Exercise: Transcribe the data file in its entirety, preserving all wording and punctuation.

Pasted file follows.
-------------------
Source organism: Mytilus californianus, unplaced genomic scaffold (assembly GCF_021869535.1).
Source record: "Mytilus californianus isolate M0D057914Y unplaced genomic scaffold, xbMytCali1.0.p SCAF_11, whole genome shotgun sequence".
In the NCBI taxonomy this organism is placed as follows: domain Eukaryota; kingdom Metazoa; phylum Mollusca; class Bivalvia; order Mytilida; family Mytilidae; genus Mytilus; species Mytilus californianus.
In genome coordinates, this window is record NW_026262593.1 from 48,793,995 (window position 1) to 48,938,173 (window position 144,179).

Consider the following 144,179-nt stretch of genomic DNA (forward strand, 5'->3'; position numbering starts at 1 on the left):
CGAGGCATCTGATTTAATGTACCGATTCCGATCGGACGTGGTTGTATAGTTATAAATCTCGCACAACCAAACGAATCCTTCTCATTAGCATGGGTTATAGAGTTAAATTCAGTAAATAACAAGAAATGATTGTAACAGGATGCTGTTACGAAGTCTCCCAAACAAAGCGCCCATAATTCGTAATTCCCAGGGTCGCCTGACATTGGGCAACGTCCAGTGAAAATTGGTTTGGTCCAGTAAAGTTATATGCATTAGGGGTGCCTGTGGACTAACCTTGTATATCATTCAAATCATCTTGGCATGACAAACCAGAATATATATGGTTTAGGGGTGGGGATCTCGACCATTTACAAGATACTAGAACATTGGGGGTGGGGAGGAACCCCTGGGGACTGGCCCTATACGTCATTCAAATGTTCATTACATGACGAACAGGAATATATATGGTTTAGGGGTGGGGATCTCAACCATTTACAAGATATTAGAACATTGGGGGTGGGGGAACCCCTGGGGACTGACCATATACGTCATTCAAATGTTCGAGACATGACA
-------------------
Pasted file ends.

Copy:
Source organism: Mytilus californianus, unplaced genomic scaffold (assembly GCF_021869535.1).
Source record: "Mytilus californianus isolate M0D057914Y unplaced genomic scaffold, xbMytCali1.0.p SCAF_11, whole genome shotgun sequence".
In the NCBI taxonomy this organism is placed as follows: domain Eukaryota; kingdom Metazoa; phylum Mollusca; class Bivalvia; order Mytilida; family Mytilidae; genus Mytilus; species Mytilus californianus.
In genome coordinates, this window is record NW_026262593.1 from 48,793,995 (window position 1) to 48,938,173 (window position 144,179).

Consider the following 144,179-nt stretch of genomic DNA (forward strand, 5'->3'; position numbering starts at 1 on the left):
CGAGGCATCTGATTTAATGTACCGATTCCGATCGGACGTGGTTGTATAGTTATAAATCTCGCACAACCAAACGAATCCTTCTCATTAGCATGGGTTATAGAGTTAAATTCAGTAAATAACAAGAAATGATTGTAACAGGATGCTGTTACGAAGTCTCCCAAACAAAGCGCCCATAATTCGTAATTCCCAGGGTCGCCTGACATTGGGCAACGTCCAGTGAAAATTGGTTTGGTCCAGTAAAGTTATATGCATTAGGGGTGCCTGTGGACTAACCTTGTATATCATTCAAATCATCTTGGCATGACAAACCAGAATATATATGGTTTAGGGGTGGGGATCTCGACCATTTACAAGATACTAGAACATTGGGGGTGGGGAGGAACCCCTGGGGACTGGCCCTATACGTCATTCAAATGTTCATTACATGACGAACAGGAATATATATGGTTTAGGGGTGGGGATCTCAACCATTTACAAGATATTAGAACATTGGGGGTGGGGGAACCCCTGGGGACTGACCATATACGTCATTCAAATGTTCGAGACATGACA